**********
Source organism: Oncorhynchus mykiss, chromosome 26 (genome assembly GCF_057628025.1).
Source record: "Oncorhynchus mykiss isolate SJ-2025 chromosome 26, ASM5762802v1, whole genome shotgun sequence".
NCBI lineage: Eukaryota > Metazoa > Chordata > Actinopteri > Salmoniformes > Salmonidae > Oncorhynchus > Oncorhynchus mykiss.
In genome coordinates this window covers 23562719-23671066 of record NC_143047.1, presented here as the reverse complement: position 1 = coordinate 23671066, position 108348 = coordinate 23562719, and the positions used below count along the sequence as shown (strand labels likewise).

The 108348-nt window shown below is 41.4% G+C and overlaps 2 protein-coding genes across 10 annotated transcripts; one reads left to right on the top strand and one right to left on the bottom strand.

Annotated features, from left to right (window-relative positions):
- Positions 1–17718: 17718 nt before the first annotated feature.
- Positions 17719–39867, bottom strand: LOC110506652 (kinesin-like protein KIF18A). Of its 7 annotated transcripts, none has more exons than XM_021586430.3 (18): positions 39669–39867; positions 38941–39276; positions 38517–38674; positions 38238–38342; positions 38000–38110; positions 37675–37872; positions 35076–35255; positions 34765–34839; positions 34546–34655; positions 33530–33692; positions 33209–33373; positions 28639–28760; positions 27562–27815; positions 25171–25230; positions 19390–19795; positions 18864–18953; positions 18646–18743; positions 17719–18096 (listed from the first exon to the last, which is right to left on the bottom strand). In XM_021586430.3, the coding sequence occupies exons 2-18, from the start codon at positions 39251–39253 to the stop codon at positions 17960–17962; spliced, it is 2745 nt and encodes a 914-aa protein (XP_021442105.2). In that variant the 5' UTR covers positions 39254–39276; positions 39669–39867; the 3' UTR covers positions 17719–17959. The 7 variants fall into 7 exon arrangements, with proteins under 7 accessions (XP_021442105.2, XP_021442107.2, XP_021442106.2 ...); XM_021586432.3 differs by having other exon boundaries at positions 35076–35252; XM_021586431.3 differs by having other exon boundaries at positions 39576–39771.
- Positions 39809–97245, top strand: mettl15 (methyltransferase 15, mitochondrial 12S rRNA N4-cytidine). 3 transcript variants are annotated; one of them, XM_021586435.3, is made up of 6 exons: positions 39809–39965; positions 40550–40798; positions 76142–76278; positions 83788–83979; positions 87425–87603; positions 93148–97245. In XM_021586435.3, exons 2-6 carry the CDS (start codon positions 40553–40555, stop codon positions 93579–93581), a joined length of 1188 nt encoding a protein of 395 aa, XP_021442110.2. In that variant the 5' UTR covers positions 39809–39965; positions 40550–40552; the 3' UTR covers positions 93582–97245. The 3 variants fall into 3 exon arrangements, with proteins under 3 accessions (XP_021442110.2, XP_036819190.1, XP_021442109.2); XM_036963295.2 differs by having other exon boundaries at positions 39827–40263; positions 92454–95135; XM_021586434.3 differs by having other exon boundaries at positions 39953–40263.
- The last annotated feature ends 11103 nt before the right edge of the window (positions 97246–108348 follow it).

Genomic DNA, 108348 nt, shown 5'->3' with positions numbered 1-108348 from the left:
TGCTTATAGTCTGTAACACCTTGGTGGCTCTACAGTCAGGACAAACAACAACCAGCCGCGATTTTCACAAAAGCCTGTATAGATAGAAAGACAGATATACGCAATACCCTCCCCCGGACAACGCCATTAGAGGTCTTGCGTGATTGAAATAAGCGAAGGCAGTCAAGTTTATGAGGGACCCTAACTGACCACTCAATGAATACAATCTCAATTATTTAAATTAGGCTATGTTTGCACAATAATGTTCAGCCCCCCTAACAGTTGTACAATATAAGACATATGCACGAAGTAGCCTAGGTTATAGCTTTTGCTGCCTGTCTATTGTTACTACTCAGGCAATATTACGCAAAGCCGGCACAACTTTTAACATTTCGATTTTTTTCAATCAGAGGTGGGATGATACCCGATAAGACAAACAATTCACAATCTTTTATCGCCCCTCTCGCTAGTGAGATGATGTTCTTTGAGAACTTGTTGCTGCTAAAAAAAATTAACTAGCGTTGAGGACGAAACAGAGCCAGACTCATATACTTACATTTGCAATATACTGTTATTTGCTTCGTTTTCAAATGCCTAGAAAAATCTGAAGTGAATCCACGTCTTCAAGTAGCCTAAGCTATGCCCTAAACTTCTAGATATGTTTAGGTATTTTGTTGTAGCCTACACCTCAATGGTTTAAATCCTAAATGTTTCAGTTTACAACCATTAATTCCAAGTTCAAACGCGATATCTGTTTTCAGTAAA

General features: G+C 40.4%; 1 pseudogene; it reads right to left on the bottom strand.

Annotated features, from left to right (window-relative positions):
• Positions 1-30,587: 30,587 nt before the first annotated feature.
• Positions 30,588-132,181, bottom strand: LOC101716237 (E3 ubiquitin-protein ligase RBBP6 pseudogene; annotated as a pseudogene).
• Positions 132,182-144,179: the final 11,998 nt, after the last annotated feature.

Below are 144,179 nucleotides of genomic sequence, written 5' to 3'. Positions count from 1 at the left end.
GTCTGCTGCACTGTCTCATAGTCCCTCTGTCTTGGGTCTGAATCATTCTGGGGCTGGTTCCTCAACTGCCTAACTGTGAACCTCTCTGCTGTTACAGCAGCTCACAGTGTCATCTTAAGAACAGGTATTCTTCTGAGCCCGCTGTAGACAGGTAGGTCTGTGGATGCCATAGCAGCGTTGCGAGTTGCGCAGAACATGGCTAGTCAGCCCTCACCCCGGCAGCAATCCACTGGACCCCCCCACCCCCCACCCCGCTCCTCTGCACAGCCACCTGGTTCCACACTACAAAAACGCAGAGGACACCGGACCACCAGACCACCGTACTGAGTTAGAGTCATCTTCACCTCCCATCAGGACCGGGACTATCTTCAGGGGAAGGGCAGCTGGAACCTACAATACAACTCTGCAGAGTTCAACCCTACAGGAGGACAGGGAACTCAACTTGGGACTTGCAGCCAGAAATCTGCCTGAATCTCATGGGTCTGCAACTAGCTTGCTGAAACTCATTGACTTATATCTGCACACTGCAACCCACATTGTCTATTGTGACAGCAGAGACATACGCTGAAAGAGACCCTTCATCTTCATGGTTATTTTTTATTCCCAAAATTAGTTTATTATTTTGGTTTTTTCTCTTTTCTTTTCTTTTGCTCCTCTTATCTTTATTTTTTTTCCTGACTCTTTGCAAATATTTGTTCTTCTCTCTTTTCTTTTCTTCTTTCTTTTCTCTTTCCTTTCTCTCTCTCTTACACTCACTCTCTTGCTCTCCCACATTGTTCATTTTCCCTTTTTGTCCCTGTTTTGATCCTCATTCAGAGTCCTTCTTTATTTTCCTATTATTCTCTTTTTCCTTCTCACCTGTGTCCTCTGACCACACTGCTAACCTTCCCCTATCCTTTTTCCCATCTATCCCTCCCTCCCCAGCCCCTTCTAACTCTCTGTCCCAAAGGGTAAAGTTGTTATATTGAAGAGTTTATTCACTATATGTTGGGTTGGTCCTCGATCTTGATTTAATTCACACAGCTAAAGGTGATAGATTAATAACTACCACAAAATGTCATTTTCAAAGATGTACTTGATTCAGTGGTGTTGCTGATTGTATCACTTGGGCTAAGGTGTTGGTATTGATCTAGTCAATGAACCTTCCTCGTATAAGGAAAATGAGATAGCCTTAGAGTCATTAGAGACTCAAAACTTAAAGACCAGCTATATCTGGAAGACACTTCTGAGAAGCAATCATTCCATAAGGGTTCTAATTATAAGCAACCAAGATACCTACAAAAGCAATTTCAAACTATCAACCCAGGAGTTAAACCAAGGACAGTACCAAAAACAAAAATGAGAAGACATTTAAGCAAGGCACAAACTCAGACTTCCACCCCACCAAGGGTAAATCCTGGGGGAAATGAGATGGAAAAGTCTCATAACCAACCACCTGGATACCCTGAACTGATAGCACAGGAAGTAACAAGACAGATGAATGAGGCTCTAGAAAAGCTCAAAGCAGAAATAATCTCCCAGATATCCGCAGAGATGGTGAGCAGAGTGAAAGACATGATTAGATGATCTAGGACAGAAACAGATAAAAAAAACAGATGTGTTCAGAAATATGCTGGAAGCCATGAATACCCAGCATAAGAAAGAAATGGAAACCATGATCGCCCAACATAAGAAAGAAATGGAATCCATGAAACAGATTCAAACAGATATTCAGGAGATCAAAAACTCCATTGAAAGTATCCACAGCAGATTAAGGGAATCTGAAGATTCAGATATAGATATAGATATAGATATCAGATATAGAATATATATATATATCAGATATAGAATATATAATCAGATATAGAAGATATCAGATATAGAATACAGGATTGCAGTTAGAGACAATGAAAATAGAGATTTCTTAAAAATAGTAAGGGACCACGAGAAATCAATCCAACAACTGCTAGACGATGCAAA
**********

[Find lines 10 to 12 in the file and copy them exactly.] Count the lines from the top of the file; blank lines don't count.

- The last annotated feature ends 11103 nt before the right edge of the window (positions 97246–108348 follow it).

Genomic DNA, 108348 nt, shown 5'->3' with positions numbered 1-108348 from the left:
TGCTTATAGTCTGTAACACCTTGGTGGCTCTACAGTCAGGACAAACAACAACCAGCCGCGATTTTCACAAAAGCCTGTATAGATAGAAAGACAGATATACGCAATACCCTCCCCCGGACAACGCCATTAGAGGTCTTGCGTGATTGAAATAAGCGAAGGCAGTCAAGTTTATGAGGGACCCTAACTGACCACTCAATGAATACAATCTCAATTATTTAAATTAGGCTATGTTTGCACAATAATGTTCAGCCCCCCTAACAGTTGTACAATATAAGACATATGCACGAAGTAGCCTAGGTTATAGCTTTTGCTGCCTGTCTATTGTTACTACTCAGGCAATATTACGCAAAGCCGGCACAACTTTTAACATTTCGATTTTTTTCAATCAGAGGTGGGATGATACCCGATAAGACAAACAATTCACAATCTTTTATCGCCCCTCTCGCTAGTGAGATGATGTTCTTTGAGAACTTGTTGCTGCTAAAAAAAATTAACTAGCGTTGAGGACGAAACAGAGCCAGACTCATATACTTACATTTGCAATATACTGTTATTTGCTTCGTTTTCAAATGCCTAGAAAAATCTGAAGTGAATCCACGTCTTCAAGTAGCCTAAGCTATGCCCTAAACTTCTAGATATGTTTAGGTATTTTGTTGTAGCCTACACCTCAATGGTTTAAATCCTAAATGTTTCAGTTTACAACCATTAATTCCAAGTTCAAACGCGATATCTGTTTTCAGTAAA